Tenors Triumph in the Met’s Last Two Operas of the Season

This week at the Metropolitan Opera, two young American tenors boasted vocalism that was some of the best singing the company has offered all season.

Lovesick Edgardo (Michael Fabiano) entertains thought of suicide in 'Lucia di Lammermoor'.
Lovesick Edgardo (Michael Fabiano) ponders suicide in ‘Lucia di Lammermoor’. Jonathan Tichler / Met Opera

Like most opera fans (or, let’s be accurate, opera queens) I have specialist tastes, with the soprano voice at the top of the list. But the final weeks’ offerings at the Metropolitan Opera, revivals of Lucia di Lammermoor and Roméo et Juliette might very well convert me to a tenor fanatic.

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It’s not just that the high males voices were finest among their respective generally fine casts; the two young American tenors boasted vocalism on a level comparable to the best singing the Met has offered all season.

The most immediately arresting of these artists is Michael Fabiano, who is Edgardo in Lucia through May 10. At his first performance on April 25, his bold, vibrant voice exploded into life in the second act of this Donizetti opera, when his character bursts in on his lover Lucia’s wedding to another man.

Here Fabiano seemed to transmute into a personification of rage, this whole body quivering and his tenor pulsing with fury. The scene peaked with his great cry “Vi disperda!” (literally, “God damn you all!) before he collapsed to the floor floundering in confusion. Lucia is the one who officially goes mad in this opera, but Fabiano’s Edgardo made her seem downright stable.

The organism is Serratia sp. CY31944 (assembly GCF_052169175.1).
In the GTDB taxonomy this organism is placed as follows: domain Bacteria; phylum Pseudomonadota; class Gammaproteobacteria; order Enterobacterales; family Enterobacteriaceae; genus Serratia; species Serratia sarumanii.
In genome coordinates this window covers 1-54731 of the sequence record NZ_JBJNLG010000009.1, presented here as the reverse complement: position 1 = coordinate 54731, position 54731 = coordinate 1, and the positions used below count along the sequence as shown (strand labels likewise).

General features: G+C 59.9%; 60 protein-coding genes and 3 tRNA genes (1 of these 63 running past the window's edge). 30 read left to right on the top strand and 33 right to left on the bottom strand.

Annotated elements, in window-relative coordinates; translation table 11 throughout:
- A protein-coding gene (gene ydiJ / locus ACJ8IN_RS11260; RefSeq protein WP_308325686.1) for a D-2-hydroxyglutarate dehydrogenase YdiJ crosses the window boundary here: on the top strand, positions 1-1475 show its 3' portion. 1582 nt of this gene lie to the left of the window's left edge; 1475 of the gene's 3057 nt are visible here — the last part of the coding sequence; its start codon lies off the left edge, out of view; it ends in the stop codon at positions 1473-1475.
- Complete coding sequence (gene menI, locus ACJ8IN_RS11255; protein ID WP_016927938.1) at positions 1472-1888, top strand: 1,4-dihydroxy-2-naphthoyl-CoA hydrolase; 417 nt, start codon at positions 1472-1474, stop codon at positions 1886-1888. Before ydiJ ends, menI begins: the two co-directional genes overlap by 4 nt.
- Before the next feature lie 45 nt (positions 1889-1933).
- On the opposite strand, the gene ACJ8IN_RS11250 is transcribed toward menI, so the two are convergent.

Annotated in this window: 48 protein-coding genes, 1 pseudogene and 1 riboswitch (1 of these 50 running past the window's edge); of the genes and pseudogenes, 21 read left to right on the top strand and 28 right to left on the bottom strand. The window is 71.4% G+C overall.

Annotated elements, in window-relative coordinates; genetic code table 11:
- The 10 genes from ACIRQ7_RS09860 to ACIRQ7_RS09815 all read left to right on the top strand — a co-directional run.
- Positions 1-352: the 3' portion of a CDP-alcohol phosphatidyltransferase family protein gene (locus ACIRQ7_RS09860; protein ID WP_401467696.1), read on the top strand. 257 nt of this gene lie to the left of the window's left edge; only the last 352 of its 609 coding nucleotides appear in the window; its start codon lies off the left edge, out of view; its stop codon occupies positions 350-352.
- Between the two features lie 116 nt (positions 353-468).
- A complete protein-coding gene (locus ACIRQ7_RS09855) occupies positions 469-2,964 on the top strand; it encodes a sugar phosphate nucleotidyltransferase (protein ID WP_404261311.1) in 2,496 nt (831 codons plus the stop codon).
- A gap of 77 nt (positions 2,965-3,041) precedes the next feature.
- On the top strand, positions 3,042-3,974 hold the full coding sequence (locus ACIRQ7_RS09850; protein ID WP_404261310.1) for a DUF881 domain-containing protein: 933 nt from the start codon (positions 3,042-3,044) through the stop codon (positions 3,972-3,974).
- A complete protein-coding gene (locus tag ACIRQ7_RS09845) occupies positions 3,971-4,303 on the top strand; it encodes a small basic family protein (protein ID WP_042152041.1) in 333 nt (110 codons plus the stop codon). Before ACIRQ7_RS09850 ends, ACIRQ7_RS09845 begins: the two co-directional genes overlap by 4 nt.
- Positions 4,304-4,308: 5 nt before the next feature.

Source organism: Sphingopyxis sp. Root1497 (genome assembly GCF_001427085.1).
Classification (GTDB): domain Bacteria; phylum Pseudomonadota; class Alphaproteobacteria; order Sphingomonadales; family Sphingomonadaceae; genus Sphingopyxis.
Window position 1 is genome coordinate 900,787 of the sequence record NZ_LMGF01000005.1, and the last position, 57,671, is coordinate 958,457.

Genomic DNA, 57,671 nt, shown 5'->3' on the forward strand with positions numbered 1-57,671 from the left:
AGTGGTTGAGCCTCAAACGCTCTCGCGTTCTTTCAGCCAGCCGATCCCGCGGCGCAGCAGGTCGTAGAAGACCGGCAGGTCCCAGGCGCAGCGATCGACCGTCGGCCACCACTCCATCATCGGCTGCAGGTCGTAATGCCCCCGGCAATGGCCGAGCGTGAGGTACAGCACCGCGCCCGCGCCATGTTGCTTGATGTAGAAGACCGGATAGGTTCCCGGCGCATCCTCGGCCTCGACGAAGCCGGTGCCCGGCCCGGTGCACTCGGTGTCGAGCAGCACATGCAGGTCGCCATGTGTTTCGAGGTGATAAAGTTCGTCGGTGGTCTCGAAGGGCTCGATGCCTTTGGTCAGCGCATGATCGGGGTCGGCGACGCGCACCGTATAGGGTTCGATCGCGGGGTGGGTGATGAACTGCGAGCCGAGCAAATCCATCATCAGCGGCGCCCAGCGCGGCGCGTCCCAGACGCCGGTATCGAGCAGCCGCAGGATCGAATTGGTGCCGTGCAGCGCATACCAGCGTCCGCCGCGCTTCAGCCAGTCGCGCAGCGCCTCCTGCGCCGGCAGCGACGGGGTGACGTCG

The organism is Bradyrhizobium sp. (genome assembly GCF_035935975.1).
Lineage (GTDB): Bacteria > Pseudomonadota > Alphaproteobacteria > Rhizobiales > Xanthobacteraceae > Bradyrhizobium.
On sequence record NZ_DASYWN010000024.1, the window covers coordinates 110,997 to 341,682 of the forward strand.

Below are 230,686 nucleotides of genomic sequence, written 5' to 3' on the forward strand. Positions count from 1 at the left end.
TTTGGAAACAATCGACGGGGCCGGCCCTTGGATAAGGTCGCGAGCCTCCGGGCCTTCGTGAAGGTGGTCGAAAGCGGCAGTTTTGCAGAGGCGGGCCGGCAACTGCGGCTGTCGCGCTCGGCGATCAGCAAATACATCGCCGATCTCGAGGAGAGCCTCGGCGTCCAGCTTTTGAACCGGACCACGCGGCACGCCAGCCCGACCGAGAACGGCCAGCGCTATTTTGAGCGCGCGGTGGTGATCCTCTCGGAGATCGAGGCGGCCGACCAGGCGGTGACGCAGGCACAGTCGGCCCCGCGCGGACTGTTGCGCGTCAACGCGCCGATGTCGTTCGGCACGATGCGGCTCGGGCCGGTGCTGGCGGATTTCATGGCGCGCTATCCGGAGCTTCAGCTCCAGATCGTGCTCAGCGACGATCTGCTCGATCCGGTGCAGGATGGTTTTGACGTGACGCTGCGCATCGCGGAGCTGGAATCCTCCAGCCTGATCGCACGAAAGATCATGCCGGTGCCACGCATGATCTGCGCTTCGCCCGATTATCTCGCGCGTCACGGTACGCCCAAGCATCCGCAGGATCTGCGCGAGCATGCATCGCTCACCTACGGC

True, Roméo suffers just as much as poor Edgardo, but in Gounod’s sentimental take on Shakespeare’s tragedy, Charles Castronovo took an elegiac approach, refining his dark, haunting tenor to delicate piano tones.

There’s power in his instrument as well, as he revealed in a superbly shaped build-up to full cry in the second act ensemble “O jour de deuil!” Throughout the long role (as heard April 27) he balanced aristocratic elegance and youthful charm. And it certainly doesn’t hurt that, like Fabiano, he is tall, trim and easy on the eyes.

The leading ladies in these operas were lovely to look at as well, but neither seemed in top vocal form. In Lucia’s music, Pretty Yende‘s coloratura soprano darted accurately to glistening high E-flats, but the midrange seemed to flicked in and out of focus unpredictably.

The voluptuous lyric voice of soprano Ailyn Pérez, all insouciant ease in the elusive role of Thaïs earlier this season, proved problematic in Roméo.  Juliette’s mildly florid opening solos left her sounding labored and even slightly out of breath. She pulled herself together for a gripping performance of the Potion Aria, complete with blazing high notes.

The legions of supporting male characters in this opera—identically and bizarrely costumed as gay pirates (puffy shirts, black leather frock coats, etc.)—were mostly a blur. In Lucia, though, baritone Quinn Kelsey galvanized interest from his first phrase. Both his intriguing slightly veiled tone and noble musicality are so noteworthy that the barbaric cut in his first act aria stung even worse than usual.

Curiously, Bartlett Sher‘s production for Roméo, new just last season, looks even drearier than Mary Zimmerman‘s decade-old Lucia, though they share the dubious quality of seeming to take place during a permanent solar eclipse.

Roberto Abbado’s vivid conducting made Lucia crackle, but Plácido Domingo, who first led Roméo at the Met in 1986, demonstrated that even 30 years of experience cannot transform a tenor into a maestro.

Tenors Triumph in the Met’s Last Two Operas of the Season